Scrutinise the small print
25/05/2002 Published in NST-PROP A Buyer Watch Article by
National House Buyers Association
Property fairs are a good place to search for a house, but you have to look past the
gimmicks and read between the lines before making the final decision, says the
House Buyers Association.
Of late, the marketing of real estate properties has taken on a new
dimension. Committee members of the House Buyers Association were at the recently concluded Property and Investment Deal (PAID)
2002, Home Ownership Campaign 2002 and the Malaysia Property Expo 2002 housing fairs held respectively at Subang Parade, Putra
World Trade Centre and Mid-Valley Exhibition Centre.
Never before has the marketing of real estate properties been done on such a
scale as at these events.
From our observations at the property fairs, we find that the marketing
skills exhibited have improved substantially. This applies to both the sale of property as well as the available financing
The booths were set up attractively and were extremely customer-friendly. The
presentations of the properties available were interesting and eye-catching, many incorporating the latest state-of-the-art
technology. In fact, many were too attractive for our liking!
The mock-ups and model presentations of housing project layouts created a
mini fairyland in the exhibition venues. Even the standard of scaled-down house models with comely presenters left very little
room for further imagination. How we wish that the actual houses built would be of similar standards! But that's another topic for
The marketing segment of the real estate industry is seen to be both
aggressive and fast developing. As we viewed these progressive methods of selling, we had mixed feelings.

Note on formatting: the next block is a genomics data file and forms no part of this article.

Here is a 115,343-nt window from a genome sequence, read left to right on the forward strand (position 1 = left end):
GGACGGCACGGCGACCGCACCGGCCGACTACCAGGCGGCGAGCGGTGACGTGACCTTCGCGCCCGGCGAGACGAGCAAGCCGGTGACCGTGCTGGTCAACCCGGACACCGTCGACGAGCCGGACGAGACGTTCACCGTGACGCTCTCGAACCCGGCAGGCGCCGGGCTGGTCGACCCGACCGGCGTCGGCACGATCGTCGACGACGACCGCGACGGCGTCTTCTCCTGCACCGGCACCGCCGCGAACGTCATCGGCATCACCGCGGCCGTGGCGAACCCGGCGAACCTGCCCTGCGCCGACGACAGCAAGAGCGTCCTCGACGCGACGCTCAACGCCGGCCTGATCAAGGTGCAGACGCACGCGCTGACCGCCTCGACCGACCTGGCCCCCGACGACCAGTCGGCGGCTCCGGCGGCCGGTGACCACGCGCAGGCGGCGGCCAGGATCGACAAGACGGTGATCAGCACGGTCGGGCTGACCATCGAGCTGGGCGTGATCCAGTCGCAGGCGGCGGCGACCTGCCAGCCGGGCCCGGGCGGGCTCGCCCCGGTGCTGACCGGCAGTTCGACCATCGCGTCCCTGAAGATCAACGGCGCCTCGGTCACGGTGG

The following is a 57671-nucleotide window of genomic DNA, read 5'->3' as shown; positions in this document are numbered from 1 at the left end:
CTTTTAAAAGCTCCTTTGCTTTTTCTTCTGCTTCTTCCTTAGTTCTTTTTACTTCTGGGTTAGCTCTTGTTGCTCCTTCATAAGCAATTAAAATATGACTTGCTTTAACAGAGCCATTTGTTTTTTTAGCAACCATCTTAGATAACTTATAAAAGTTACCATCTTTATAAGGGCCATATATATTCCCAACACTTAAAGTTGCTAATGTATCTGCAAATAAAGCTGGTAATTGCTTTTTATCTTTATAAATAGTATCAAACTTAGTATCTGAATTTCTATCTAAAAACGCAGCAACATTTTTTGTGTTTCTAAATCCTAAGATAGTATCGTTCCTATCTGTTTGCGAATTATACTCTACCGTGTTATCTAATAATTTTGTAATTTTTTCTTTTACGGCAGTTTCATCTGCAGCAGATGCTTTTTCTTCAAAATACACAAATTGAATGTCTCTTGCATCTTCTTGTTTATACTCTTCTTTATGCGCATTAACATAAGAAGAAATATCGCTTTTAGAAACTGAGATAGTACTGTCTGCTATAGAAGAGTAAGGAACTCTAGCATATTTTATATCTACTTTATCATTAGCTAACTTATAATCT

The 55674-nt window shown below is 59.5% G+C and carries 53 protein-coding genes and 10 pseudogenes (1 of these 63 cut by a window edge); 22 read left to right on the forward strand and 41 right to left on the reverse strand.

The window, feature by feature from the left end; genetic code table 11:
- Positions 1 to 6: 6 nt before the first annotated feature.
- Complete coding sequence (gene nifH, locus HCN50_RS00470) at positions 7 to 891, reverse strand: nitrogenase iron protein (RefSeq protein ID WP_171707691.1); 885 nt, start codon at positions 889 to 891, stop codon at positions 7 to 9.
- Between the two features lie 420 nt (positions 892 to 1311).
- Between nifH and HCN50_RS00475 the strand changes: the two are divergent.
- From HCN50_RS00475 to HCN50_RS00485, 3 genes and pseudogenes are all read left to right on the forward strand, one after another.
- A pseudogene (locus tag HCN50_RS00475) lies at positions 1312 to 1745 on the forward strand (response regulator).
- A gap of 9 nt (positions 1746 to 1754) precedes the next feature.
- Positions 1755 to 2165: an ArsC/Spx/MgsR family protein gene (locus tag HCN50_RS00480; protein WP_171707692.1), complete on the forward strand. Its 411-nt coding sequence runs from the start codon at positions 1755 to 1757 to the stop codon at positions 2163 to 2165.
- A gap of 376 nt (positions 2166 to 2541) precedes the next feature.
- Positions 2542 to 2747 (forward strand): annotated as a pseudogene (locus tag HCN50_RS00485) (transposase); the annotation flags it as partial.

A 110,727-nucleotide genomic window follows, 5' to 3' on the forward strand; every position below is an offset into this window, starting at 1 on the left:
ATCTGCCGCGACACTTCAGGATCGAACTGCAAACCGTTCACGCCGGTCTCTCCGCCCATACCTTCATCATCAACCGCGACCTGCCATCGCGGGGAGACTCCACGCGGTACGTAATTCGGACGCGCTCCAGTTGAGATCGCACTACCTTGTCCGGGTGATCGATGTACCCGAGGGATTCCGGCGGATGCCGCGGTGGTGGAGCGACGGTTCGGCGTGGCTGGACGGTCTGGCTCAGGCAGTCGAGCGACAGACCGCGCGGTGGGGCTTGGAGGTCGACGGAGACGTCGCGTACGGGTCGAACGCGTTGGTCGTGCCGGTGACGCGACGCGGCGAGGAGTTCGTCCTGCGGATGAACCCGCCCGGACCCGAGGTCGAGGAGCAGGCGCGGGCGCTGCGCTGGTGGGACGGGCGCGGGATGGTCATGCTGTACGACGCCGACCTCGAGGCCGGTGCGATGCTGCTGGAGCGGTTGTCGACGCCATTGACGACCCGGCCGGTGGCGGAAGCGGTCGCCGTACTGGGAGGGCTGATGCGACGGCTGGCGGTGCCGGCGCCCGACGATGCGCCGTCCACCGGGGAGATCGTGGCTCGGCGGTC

Our reservations were related to the substance of such marketing methods and
tools rather than the forms. We made observations on the claims and offers made to potential house buyers and some of the
eye-catching slogans that were presented really made us squirm. And this is where we'd like to advice buyers to be more discerning
about what they read.
As a potential buyer, you have to be particularly wary of the fine print on
the myriad brochures and billboards thrust at them at these affairs.
One of the favourite gimmicks is the asterisk mark (*), which, in most cases,
is accompanied by the statement "conditions apply." However, we found that are to apply are rarely stated!
The reason why sales people are not hesitant about putting up such misleading
and sometimes false promises is that they are not bound by anything other than the Sale and Purchase Agreement (SPA). They see
billboards and brochures as marketing tools to entice buyers into making up their minds to buy their products.
Once you have signed on the dotted line nothing else matters to them.
Although we hear of so many complaints against developers for deviating from their obligations, we hardly hear of any house buyer
taking a developer to court for misleading advertisements.
We have selected a few examples of such advertisements here:
Some of the diagrams/layout plans we saw showed
"proposed highways". These may remain in the "proposed" state forever and not materialise in the buyer's
lifetime! We would advise you therefore to check with the highway authority on whether the highway will
Another is the claim of "growth potential". Who is in
a position to assure house buyers of any growth potential? We have received complaints from shoplot buyers
who bought their properties based on this claim. It did not materialise and they ended up with two rows of
property in the midst of a satellite ghost town.
"Guaranteed returns" is another popular claim. We